The Gadsden-Etowah County Industrial Development Authority has been asked how manufacturing companies undertake the process of selecting a location for a new project. In reality, this is more of a site elimination process. We thought this short explanation might be of interest to you, too.
Initially, most companies look at a broad geographic area consisting of several states. Current and future markets, and supply chain management, are fundamental at this point. Companies want to optimize their access to existing and potential customers and suppliers, so freight costs, transit time, and proximity issues are key concerns. Some will also look at places outside the U.S. due to market and operating cost considerations, as well as to avoid duties on imported parts and exported products. Ultimately, their purpose is to minimize their total landed cost and to maximize their expected return on invested capital.
After determining other locational requirements (such as an available building or site, workforce skills and availability, training programs, transportation infrastructure, utility reliability and costs, tax costs, support services, and business climate) they contact state development agencies and/or power company economic development departments to solicit information about localities which potentially meet their needs. Many will hire a site-selection consulting firm to perform these tasks for them. Projects are code-named to assure confidentiality. These Requests for Information are then transmitted to communities which meet a project’s evaluation criteria to get their responses.
Companies and their consultants also perform their own screening of candidate locations via the Internet, without communities knowing it. They research facts and figures on state and local websites, as well as government databases. Their main task at this stage is to narrow down the large number of location options to a more manageable number. It is not unheard of for a community to be eliminated from consideration solely because the desired information could not quickly and easily be obtained.
Therefore, the most important local marketing initiatives are to:
• keep up-to-date information about sites and buildings on the state database of available property
• maintain a website that contains a great deal of relevant data, both in breadth and in depth
• stay in contact with the state department of commerce and others about local advantages
• have detailed “product” information readily at hand, enabling fast and complete responses to RFIs
But more important than marketing is to have a product that customers will want to buy, available and ready to use when they want it, at a competitive price. Without this, promotion is futile.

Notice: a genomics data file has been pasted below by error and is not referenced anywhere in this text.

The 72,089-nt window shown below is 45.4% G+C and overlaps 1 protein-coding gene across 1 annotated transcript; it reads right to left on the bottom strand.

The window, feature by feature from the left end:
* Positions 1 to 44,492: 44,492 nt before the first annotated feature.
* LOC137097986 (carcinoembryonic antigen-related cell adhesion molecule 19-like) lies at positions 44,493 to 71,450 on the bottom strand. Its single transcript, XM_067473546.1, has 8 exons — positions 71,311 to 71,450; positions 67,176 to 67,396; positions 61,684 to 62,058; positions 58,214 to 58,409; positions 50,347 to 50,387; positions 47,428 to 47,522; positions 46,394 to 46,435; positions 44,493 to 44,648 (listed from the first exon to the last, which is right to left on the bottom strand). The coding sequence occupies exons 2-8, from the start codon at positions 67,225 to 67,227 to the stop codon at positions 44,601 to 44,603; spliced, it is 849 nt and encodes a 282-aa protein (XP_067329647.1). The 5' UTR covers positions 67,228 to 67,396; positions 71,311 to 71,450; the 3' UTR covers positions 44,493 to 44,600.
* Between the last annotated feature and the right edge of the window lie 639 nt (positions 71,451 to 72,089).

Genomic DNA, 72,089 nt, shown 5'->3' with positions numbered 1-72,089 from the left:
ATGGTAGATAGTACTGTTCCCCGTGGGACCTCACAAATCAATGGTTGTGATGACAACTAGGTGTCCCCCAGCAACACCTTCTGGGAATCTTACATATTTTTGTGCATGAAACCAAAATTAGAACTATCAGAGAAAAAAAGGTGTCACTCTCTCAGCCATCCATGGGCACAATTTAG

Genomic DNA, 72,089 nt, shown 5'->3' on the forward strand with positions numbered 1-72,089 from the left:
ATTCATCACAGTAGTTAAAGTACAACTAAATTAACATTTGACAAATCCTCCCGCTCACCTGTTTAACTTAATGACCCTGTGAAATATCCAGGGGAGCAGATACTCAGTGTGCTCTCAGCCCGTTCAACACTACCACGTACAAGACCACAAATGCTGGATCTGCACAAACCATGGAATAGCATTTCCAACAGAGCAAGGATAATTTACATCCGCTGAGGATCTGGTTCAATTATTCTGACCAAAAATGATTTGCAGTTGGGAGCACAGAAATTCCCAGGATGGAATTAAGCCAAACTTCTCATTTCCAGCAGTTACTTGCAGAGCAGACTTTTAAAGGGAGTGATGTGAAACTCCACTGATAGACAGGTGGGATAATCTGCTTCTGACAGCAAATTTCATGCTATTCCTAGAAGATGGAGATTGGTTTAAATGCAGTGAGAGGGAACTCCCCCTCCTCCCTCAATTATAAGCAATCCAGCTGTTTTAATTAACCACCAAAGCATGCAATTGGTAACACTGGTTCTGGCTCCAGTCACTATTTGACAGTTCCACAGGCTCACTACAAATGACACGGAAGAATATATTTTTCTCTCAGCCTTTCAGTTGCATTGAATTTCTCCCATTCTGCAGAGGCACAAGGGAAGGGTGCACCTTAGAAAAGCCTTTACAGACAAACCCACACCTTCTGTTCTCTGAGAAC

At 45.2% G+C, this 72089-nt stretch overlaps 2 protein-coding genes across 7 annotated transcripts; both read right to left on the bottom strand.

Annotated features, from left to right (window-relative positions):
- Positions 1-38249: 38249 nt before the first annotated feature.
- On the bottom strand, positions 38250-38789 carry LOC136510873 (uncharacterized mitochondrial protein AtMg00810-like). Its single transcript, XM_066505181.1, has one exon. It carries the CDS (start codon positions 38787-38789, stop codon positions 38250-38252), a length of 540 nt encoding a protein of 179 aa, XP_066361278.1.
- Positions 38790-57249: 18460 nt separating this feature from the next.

Product advantages such as excellent schools, first-class technical training programs, favorable labor climate, good transportation network, excess utility capacities, low operating costs, the availability of manufacturing services, government support, and an appealing quality of life will be scrutinized by every company seeking a new location. Deficiencies in any of these can cause a location to be cut.
Companies and their consultants usually perform these investigations with an evaluation matrix, where many items are prioritized, quantified or rated, and compared. When locational options are further narrowed to a few finalists, cost-reduction incentives become an important factor in the final decision.
However, companies locate on a site or in a building that meets their needs. If a suitable site or building is not available, or one can’t be provided within their time frames, then all the other local advantages become irrelevant, and a community won’t even be considered as a project location.
This is why local governments are placing so much emphasis on site development. For example, the City of Gadsden is developing more industrial sites at the airport. Rainbow City is developing a new light industrial park on Lumley Road and is building a new wastewater treatment plant. The City of Attalla is working to construct a new sewage treatment plant, too, which is needed to serve its industrial property. And Etowah County is assembling property to create an industrial megasite.
Information about the IDA’s work is at http://www.gadsdenida.org/content.php?id_pages=39#.
Our vision and values statement is at http://www.gadsdenida.org/content.php?id_pages=52#.
And details about our results are at http://www.gadsdenida.org/content.php?id_pages=42#.